Paul Yee’s Shu-li and Tamara and his follow-up Shu-li and Diego are two children’s books which explore the daily adventures and misadventures of our spirited young protagonist known as Shu-li. Her parents are Chinese immigrants living in Canada and they operate a restaurant. In the first book, Shu-li is looking to make a new friend and believes she has found it in a classmate named Tamara, but there are rumors that Tamara may be a petty thief and that Tamara comes from a very low income background. Those rumors soon filter up to Shu-li’s parents and they seem rather discouraging when it is discovered that Shu-li has decided that Tamara is her friend. Shu-li and Tamara still team up on a school project to raise money for an African tribal village, which is looking to get help with the purchasing of some livestock. At first their bake sale goes badly, but with the help of some classmates, they turn their fortunes around. Of course, Yee throws one last wrinkle into the equation when it is discovered that some of the money they have raised is missing. A classmate casts suspicions on Tamara, but it is discovered that the money has simply been misplaced. This story seems to be suggestive of the fact that one cannot listen to gossip and rumors in the judgment of others. In this respect, the “Shu-li” series certainly operates with a specific moral message.
In the semi-sequel to the first book, Yee shifts the focus on the friendship that eventually develops between Shu-li and Diego after they are tasked with taking care of a dog named Baxter. Baxter’s owner is a customer who occasionally purchases food from the Chinese restaurant and Shu-li, having always fantasized about owning a dog, is particularly excited about the prospect of this opportunity. Of course, Shu-li’s parents realize how much work and care it takes to properly handle a dog. And as we can expect, there are many crises that develop, the most climactic of which is the fact that Baxter goes missing and Shu-li and Diego must mount a desperate campaign to find him before his owner recovers from a hospital procedure. As with the previous book, this one explores not only a friendship in development, but also the issue of raising and caring for another living being. Thus, Shu-li and Diego reveals how even children at young ages must come to develop a sense of empathy that will extend to their contact with animals.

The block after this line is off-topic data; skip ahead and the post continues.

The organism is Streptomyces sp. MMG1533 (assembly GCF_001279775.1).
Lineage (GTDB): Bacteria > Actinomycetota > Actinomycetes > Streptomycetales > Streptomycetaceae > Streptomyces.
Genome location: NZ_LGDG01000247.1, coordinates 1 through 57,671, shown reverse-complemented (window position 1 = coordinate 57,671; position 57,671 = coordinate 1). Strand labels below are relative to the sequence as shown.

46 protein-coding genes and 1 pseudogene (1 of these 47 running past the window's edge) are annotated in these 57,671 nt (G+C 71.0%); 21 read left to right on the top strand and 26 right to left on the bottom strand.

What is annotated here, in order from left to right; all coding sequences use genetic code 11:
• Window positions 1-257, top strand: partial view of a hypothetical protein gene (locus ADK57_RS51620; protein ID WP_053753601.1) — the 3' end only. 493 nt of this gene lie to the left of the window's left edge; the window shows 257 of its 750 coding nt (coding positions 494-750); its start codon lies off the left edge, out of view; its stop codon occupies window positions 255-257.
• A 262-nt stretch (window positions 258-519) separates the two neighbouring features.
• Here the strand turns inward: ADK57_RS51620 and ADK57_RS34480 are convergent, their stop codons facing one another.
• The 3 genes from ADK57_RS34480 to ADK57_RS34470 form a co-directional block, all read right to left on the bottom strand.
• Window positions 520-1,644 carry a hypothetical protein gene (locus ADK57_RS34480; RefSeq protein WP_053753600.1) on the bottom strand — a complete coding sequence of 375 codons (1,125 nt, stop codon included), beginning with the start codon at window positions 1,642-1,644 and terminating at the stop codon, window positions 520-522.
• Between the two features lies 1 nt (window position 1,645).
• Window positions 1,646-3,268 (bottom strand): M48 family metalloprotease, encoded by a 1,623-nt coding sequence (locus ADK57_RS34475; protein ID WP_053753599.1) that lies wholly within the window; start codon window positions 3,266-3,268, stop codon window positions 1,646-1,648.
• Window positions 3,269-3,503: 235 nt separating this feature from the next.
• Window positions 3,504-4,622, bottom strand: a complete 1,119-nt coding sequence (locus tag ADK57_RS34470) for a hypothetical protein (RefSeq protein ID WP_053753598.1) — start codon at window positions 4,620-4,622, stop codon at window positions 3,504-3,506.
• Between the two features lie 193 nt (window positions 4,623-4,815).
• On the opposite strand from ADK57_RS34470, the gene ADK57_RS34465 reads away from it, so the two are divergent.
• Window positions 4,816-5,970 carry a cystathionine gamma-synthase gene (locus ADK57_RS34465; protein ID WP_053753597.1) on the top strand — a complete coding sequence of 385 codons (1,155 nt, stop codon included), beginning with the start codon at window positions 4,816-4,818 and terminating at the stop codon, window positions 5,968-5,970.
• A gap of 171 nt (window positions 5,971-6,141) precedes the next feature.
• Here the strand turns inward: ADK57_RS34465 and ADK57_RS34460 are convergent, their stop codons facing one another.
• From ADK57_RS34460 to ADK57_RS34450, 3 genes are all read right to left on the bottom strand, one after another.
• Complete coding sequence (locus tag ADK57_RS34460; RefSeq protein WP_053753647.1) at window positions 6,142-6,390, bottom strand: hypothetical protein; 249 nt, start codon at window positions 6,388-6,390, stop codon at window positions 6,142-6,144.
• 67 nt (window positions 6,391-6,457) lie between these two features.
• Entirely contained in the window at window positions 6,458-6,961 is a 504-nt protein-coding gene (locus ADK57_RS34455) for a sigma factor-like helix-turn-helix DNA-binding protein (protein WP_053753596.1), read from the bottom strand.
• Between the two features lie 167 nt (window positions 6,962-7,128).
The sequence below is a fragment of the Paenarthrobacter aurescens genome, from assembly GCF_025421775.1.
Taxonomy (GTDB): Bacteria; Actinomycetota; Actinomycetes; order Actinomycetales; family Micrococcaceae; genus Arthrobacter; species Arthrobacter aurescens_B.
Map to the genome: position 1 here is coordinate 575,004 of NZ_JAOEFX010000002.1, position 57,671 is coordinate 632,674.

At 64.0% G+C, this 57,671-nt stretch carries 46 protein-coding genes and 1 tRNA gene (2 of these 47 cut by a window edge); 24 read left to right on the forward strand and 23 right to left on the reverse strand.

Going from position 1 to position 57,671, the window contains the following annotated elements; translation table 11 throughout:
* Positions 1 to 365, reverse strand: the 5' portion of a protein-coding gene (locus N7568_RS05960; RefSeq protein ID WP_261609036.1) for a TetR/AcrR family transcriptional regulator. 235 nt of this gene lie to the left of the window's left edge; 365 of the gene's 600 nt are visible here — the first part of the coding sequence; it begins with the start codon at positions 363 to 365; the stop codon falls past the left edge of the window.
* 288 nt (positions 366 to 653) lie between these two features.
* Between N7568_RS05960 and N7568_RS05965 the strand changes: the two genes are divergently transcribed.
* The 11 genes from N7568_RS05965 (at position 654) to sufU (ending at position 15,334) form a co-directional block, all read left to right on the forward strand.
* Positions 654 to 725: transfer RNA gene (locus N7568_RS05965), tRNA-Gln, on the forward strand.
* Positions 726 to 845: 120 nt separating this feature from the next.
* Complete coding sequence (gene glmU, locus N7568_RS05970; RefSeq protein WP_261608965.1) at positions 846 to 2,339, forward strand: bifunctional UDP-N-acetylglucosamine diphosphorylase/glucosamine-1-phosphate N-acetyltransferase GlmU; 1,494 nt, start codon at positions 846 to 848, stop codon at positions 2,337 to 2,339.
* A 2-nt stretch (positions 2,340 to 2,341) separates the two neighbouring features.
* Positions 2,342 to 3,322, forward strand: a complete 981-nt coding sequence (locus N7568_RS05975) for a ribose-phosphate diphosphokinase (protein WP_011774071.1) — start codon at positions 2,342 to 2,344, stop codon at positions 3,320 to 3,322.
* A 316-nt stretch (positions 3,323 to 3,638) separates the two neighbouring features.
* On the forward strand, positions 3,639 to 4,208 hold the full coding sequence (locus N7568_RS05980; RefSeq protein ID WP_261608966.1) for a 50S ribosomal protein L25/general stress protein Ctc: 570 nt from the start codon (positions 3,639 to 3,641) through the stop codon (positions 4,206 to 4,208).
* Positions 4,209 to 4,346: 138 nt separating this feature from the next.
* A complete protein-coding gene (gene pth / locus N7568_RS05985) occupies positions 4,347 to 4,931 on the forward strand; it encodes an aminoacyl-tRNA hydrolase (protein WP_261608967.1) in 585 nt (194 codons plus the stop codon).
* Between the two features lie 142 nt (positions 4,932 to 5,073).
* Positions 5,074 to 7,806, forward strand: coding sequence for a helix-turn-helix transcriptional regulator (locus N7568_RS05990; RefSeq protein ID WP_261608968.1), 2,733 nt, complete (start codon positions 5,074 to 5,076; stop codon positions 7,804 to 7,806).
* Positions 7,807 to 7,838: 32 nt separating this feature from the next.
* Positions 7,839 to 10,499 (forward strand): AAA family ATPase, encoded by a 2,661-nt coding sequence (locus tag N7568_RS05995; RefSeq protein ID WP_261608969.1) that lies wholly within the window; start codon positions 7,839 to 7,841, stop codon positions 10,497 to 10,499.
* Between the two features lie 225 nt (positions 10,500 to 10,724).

The illustrations give these stories a dynamic edge that would obviously find popularity with its target audience. Of course, the rather wholesome rhetorical nature of these books will have parents also approving of these narratives and characters. As I’ve been teaching a graphic novel course, it’s been interesting to think about the differences between children’s picture books and graphic novels. The main contrast seems to exist on the level of panel usage, which in most children’s picture books, there is no actual panel to panel transition. If there is a “gutter,” it appears in the shift from one page to another.